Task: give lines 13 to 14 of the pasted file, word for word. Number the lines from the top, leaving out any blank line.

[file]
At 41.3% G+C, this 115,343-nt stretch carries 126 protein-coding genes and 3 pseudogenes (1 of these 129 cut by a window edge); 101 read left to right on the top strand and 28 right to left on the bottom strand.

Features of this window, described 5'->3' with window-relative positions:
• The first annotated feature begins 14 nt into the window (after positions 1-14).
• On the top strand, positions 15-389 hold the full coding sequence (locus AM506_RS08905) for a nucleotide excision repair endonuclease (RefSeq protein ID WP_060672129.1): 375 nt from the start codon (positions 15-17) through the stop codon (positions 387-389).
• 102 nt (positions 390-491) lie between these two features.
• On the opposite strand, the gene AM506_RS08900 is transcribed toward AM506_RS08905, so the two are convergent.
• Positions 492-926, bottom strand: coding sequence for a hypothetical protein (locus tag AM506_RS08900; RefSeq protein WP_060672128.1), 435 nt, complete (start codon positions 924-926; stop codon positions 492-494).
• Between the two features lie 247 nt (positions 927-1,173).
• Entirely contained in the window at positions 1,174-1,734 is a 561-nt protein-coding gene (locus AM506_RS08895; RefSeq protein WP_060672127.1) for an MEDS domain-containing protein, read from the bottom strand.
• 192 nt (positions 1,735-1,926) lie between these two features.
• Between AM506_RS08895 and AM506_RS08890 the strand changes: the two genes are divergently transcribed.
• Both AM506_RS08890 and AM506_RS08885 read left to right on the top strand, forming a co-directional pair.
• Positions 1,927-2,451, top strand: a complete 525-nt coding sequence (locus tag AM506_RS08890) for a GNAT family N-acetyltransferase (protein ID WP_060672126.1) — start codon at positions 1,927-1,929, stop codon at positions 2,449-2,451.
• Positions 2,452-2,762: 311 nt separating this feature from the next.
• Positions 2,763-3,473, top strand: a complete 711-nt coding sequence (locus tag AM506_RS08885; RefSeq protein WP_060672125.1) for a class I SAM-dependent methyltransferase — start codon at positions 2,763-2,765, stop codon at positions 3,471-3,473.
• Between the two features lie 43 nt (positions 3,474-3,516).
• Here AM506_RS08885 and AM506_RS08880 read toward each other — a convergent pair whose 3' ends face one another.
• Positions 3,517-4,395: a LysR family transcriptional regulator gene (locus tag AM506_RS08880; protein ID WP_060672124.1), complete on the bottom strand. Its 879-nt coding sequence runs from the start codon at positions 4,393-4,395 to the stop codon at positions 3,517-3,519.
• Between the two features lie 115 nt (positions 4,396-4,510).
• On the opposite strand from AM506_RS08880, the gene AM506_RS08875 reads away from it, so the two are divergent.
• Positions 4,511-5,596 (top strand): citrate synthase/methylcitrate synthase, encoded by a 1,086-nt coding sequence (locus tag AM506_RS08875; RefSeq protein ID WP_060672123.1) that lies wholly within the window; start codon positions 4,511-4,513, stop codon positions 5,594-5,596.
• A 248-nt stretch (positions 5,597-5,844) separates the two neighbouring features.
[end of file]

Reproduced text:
• Positions 1,927-2,451, top strand: a complete 525-nt coding sequence (locus tag AM506_RS08890) for a GNAT family N-acetyltransferase (protein ID WP_060672126.1) — start codon at positions 1,927-1,929, stop codon at positions 2,449-2,451.
• Positions 2,452-2,762: 311 nt separating this feature from the next.